Cancer Support2021-03-22T16:04:07+13:00

My Cancer Journey

In 1990 when I was 36 I was diagnosed with bowel cancer. As I struggled to come to terms with this devastating news I stumbled upon a part of myself that I had not met before: the “real” Diana. This meeting took me on a journey of self-discovery and healing.

Conventional therapy treated my cancer symptoms. But I discovered that to heal fully I also had to address the unresolved deep-seated issues that were at the heart of my dis-ease. This took me on a two-year path of personal and spiritual self-discovery. After my recovery I travelled around the world and worked with healers, shamans, and teachers who completely changed my perspective on life and healing.

My profound learnings from this experience have imprinted themselves indelibly on my belief system in every way. I was so convinced of the validity of these findings that I became a counsellor to share my knowledge with others.

I believe there is an emotional component of cancer. Cancer can exist in our spirit and encompass our innate and fundamental expression, the hidden part of us. To effect lasting healing of the body we must also heal the spirit and the perception of self.

I have written some specific advice around cancer support and counselling in a series of blog articles, which you can access here.

Cancer Support Articles

How to support someone with a cancer diagnosis

Unfortunately, it’s highly likely that at some point in your life someone in your family or a very close friend will be diagnosed with cancer. This news can unleash a roller-coaster of [...]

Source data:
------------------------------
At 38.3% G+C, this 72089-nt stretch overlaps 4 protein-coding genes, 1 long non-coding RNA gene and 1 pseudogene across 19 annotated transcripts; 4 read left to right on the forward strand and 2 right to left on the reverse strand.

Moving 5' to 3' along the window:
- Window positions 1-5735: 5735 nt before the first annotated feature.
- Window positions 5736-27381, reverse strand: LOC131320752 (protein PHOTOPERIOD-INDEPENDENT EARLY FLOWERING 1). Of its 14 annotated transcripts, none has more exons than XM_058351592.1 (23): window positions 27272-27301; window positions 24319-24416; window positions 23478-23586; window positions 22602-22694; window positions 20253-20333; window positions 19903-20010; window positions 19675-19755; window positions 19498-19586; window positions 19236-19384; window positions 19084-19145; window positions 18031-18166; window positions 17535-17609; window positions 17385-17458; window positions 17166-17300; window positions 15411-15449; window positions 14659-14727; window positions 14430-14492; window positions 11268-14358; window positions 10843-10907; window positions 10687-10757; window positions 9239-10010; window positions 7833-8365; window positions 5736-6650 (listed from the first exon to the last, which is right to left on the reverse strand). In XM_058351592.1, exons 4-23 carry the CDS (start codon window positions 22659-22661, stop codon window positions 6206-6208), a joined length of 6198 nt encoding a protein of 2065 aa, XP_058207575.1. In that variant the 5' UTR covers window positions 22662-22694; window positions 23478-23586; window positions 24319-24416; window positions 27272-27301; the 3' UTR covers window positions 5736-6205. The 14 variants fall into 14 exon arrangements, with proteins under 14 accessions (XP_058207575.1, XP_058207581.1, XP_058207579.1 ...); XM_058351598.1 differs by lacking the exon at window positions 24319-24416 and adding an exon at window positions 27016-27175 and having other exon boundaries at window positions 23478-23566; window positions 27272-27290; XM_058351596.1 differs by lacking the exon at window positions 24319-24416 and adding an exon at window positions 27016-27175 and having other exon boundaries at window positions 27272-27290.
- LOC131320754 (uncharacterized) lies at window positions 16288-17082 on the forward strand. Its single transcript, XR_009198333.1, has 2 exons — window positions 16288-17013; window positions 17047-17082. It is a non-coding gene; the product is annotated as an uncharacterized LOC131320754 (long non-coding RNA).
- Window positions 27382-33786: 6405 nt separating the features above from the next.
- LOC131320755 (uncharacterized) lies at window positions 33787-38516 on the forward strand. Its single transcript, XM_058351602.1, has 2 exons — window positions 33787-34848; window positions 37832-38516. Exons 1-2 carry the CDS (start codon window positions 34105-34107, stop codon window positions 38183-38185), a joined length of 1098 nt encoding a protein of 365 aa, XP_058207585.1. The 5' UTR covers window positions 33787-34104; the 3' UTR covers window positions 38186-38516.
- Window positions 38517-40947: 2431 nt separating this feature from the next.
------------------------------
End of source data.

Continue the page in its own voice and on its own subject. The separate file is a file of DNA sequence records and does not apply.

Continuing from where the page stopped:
By |July 25th, 2018|Categories: Cancer support|Tags: , , |Comments Off on How to support someone with a cancer diagnosis

Martin Crowes’ story

Martin Crowe, world-famous New Zealand cricketer, came to me as a client when he was diagnosed with lymphoma. His wife, Lorraine Downes, has graciously allowed me to share an excerpt from her memoir Life, Loss, Love.

“One of the first things Marty did after his diagnosis was begin counselling sessions with Diana Newcomb, a cancer survivor. Diana had written a book called Cancer: Don’t Buy Into Its Terror Tactics. She believed that her cancer had been brought on by her emotions, and when Marty read that, it resonated with him instantly.

His sessions with Diana unleashed a whole barrage of deep-seated emotions he’d been hanging on to. I would wake up some nights to hear the sound of sobbing coming from downstairs, and I’d find Marty lying on the floor, the emotion pouring out of him…

Diana was a godsend. She was able to connect with Marty and guide him – sometimes gently, sometimes not so gently – so that he could understand the destructive thinking that had become a habit after so many years of practice. She showed him his ego and how it could make him fearful. She also showed him how to shut down that ego when the fearful thoughts came, and to say to the constant questioning thoughts in his head, ‘I don’t care.’

Doing this was a huge challenge for Marty – his negative thinking had dominated his psyche for thirty years. But he now believed these thought patterns had caused his cancer and accepted that he needed to change. Diana taught Marty about meditating, which was the ideal tool for him as it required him to still his mind. It was a tool he could turn to when the suffering became too much.

These counselling sessions helped him to find inner peace.”

My Book

‘Cancer: Don’t buy into its terror tactics’

My book ‘Cancer: Don’t buy into its terror tactics’ which documents my pathway to recovery, is now available in paperback or e-book version.

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